Pasquotank GOP censures Overman, pulls support for his re-election bid
By Paul Nielsen The Daily Advance Staff Writer Oct 5, 2022
The Pasquotank Republican Party has voted to censure and cease all support for GOP at-large Commissioner Barry Overman in his bid for re-election next month.
The censure resolution, passed by the local GOP Tuesday night, claims that as a commissioner, Overman has repeatedly voted “against conservative values” while showing “indisputable support” for liberal values.
“The Pasquotank County GOP formally censures Commissioner Barry Overman for his failure to support conservative Republican goals and policies for Pasquotank County during his tenure as a member of the Pasquotank County Board of Commissioners and his failure to participate with and support other Republican members of the Pasquotank County Commissioners and the Pasquotank County Republican Party,” the resolution states.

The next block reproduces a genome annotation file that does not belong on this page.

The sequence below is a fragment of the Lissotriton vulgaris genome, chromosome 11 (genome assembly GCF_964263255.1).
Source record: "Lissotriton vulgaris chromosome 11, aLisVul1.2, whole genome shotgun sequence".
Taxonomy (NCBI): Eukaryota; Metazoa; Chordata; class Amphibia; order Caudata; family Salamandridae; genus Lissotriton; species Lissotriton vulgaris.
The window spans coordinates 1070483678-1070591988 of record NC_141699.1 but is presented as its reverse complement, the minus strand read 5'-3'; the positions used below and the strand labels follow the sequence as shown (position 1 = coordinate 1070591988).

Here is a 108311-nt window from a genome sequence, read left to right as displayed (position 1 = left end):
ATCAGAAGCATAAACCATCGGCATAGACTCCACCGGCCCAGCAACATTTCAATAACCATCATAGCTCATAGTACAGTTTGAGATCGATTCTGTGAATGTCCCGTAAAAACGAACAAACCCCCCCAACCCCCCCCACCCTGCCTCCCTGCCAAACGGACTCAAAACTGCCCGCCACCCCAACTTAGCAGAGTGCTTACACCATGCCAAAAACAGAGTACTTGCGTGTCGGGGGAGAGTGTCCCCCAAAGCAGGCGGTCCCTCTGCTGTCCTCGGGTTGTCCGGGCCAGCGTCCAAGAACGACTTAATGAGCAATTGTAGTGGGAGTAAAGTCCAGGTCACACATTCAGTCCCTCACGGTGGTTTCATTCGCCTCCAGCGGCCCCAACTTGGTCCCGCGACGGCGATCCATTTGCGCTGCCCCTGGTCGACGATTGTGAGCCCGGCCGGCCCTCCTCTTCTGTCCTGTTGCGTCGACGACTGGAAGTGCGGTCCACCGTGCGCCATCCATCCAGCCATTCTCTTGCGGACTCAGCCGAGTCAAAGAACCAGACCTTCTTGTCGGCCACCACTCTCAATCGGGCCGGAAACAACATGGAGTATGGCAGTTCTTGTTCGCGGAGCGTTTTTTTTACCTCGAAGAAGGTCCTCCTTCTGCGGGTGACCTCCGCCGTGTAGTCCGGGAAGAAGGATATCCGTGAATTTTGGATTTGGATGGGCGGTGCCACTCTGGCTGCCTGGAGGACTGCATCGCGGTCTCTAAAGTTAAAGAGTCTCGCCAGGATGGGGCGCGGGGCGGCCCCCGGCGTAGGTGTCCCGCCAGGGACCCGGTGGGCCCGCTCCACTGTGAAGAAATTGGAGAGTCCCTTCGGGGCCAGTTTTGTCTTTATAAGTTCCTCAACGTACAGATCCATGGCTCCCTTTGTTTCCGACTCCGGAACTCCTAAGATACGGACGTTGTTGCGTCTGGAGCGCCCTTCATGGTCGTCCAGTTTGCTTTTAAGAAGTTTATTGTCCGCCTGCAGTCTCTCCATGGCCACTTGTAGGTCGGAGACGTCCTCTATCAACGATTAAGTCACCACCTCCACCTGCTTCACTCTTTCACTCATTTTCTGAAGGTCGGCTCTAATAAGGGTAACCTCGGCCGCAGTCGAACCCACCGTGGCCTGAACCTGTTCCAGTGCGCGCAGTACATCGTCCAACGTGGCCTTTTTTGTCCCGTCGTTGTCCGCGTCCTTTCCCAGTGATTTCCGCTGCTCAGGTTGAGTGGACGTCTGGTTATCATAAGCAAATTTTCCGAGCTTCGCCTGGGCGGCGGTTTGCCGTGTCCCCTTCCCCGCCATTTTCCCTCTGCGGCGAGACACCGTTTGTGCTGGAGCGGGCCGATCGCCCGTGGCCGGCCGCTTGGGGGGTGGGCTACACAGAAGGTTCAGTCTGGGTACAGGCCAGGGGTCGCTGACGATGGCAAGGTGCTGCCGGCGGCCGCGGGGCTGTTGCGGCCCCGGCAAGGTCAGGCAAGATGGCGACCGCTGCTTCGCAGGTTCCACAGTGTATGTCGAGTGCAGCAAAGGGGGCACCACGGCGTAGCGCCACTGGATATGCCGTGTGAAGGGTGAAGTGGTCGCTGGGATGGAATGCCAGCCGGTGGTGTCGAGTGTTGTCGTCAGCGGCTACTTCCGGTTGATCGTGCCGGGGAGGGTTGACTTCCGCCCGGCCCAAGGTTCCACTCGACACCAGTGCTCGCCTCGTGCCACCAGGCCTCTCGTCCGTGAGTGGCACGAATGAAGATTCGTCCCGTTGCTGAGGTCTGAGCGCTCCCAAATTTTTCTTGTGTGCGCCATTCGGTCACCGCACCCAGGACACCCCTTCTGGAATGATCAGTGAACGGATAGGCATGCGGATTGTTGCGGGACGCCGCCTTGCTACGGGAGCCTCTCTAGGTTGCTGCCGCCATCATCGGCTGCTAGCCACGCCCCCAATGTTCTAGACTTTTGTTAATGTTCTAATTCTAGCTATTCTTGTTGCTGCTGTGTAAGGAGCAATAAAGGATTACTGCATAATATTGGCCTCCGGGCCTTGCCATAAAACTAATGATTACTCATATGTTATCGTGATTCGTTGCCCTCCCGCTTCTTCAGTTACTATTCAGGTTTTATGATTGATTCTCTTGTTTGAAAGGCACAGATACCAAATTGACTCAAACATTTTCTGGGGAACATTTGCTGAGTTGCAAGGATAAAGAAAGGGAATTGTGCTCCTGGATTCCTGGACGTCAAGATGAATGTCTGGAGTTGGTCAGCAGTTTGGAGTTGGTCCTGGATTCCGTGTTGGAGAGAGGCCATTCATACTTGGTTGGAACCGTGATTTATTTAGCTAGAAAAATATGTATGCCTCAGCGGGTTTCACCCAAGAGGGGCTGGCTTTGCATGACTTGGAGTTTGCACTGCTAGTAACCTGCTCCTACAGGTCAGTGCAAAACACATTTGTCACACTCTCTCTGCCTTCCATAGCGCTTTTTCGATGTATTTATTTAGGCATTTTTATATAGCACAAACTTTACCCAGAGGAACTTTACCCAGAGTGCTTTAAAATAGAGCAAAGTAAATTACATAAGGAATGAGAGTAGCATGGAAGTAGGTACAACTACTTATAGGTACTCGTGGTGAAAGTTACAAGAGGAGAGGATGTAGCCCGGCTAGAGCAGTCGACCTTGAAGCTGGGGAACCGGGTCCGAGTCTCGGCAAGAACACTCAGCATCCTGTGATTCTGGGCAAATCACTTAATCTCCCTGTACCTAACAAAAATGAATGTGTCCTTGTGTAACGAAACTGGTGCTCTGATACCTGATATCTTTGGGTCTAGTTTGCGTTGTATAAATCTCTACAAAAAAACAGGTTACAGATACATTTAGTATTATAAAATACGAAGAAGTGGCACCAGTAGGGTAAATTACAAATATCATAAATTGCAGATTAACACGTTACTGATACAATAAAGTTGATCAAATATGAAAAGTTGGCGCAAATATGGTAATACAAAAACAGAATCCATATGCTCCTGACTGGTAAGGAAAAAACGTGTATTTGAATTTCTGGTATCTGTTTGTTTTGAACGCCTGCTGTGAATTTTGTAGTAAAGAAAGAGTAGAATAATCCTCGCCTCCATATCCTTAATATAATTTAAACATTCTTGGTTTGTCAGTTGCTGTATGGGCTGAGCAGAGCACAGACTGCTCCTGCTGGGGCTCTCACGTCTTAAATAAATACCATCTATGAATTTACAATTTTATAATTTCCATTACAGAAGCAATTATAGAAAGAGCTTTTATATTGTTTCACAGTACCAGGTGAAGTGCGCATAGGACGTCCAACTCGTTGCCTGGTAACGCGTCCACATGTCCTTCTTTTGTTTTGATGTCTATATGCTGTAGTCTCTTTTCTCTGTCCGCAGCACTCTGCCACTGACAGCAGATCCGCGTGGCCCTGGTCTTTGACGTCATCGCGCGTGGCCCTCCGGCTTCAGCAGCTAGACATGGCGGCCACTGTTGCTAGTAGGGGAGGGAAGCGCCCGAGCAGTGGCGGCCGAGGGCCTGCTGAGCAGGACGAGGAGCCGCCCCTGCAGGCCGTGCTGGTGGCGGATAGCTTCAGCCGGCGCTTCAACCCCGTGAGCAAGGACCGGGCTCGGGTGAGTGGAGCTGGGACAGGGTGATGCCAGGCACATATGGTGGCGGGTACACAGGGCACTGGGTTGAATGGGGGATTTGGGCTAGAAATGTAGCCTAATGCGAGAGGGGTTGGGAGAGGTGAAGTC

GOP executive board member Robert Newell said one person at Tuesday’s meeting voted against the resolution while the rest of the 38-40 party members in attendance approved the measure in a voice vote.
Overman is seeking a second term on the Board of Commissioners in the Nov. 8 election and is one of three candidates seeking two open at-large seats. Democrat and fellow incumbent Commissioner Charles Jordan and fellow Republican Wayne Parker are the other two candidates. Voters can vote for two of the three candidates in the election.
The local GOP’s resolution caught Overman by surprise. Interviewed Wednesday afternoon, Overman said the local GOP party had “never reached out to me” regarding his voting record. He said to be attacked as a sitting Republican commissioner without having an opportunity to respond was disturbing.
“Not once has anyone from that group reached out to me and asked me for my stance or for my reasoning,” Overman said. “It’s a shame because quite a bit has been taken out of context. It’s a shame this is the route that they have chosen to take. I have been in some type of service my whole life, my career, my volunteering. That is what my life has been about.’’